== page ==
|Project by CreekOne||posted 01-12-2015 11:35 PM||1134 views||1 time favorited||5 comments|
This is the project that created my hate-love relationship with parquetry. I hate that I love it and I love that i hate it.
This is a project where all the students have to make the same table, exact measurements and shape, but, not everyone has to make the same parquet or use the same wood. We was grouped together two and two to make the same parquet pattern and me and my partner decided to create a Herring bone pattern, traditional and nice.
It all started with two weeks to create the parquet, this is a lot of time you might think but we have to do a AutoCAD drawing of the parquet, make a work plan that we have to follow, and make all the calculations on how to cut and so on on paper before we could start. As a bonus we had to write a little on Parquetry and on the Herring bone pattern’s history and use.
We selected the most beautiful Honduras Mahogany (Swietenia macrophylla) for the parquet and ended up creating 5 jig’s and cutting hundreds of small pieces that went in the trash. Its harder than you can imagine to get a perfect 90º on these small pieces, 1” by 2”. The goal was to get an A in this class but I ended up with a B as you could see glue lines showing up between 7 pieces.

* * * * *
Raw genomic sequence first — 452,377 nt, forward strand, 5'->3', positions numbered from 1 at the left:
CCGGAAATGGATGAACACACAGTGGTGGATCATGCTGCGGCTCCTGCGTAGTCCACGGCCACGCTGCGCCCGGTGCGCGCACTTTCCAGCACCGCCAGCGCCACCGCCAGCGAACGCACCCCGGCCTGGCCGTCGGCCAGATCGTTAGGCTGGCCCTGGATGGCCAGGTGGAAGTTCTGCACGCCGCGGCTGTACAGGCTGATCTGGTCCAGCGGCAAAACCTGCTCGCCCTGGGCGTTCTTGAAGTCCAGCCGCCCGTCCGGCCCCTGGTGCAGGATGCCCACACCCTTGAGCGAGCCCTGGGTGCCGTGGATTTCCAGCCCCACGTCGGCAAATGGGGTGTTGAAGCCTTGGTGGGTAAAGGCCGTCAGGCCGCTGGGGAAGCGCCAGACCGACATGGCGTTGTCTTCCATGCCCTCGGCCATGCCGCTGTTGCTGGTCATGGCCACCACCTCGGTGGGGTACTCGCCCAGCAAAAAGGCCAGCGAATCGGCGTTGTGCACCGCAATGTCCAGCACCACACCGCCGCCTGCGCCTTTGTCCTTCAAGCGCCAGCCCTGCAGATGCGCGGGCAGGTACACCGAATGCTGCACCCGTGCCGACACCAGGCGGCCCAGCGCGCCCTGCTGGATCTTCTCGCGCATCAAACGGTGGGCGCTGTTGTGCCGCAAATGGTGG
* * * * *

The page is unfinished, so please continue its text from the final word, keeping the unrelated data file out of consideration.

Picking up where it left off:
Now I know some woodworkers won’t understand this but invisible glue lines are not thin black lines, its invisible!, you should not be able to see the edge to edge joint at all.
And a point on the 90º, if you cut it at 90.1 or even 90.05 you end up with a wrapped pattern that tend to build up more and more until the pieces don’t meet perfectly all around.
When this was done, I had two days over and my partner’s son was sick so I had time to play with parquetry and marquetry technique’s and ended up creating a block of Khaya/African Mahogany (Khaya ivorensiss), Wenge (Millettia laurentii) and Swedish Birch (Betula pubescens), from where I could cut thin strips to outline the parquet.
Part two (two more weeks) was the table itself, we selected Swedish Birch (Betula pubescens) for the rest of the table for the beautiful contrast with the mahogany. This was mostly straight forward and also took about a week to do, remember that we have to wait a lot to access machines, there are about 40-50 students sharing the same machines…
One week left for assembly and finish. Assembly of our two tables took about a day. Sanding took two and than French polish (Schellack and Wax-oil)... well, we put the last layers of wax and oil at the end of the last day.
I added a picture of a table made by a classmate, Erik, its made from Flame Birch (Betula pendula or B. pubescens) with a beautiful sun-feather parquet made of Tulipwood (Dalbergia decipularis)